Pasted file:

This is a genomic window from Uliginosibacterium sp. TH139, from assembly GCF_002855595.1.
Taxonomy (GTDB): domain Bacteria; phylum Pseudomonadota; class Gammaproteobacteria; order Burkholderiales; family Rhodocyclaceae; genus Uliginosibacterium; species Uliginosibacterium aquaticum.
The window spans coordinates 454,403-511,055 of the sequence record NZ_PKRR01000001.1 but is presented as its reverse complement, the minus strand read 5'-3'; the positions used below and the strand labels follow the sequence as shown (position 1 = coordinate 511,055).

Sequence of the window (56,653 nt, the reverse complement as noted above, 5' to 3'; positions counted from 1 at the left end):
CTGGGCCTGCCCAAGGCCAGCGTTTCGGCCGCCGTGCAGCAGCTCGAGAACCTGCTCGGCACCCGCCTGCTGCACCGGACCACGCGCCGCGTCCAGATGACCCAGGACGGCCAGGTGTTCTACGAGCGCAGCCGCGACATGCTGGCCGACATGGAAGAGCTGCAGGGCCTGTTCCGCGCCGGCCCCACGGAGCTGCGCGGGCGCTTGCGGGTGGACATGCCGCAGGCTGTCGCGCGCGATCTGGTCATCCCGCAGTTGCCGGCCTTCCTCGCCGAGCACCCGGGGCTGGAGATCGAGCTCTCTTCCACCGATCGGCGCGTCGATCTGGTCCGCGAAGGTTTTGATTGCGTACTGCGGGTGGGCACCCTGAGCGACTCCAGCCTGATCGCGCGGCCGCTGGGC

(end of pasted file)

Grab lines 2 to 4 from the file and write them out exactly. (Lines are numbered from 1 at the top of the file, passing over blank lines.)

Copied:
Taxonomy (GTDB): domain Bacteria; phylum Pseudomonadota; class Gammaproteobacteria; order Burkholderiales; family Rhodocyclaceae; genus Uliginosibacterium; species Uliginosibacterium aquaticum.
The window spans coordinates 454,403-511,055 of the sequence record NZ_PKRR01000001.1 but is presented as its reverse complement, the minus strand read 5'-3'; the positions used below and the strand labels follow the sequence as shown (position 1 = coordinate 511,055).

Sequence of the window (56,653 nt, the reverse complement as noted above, 5' to 3'; positions counted from 1 at the left end):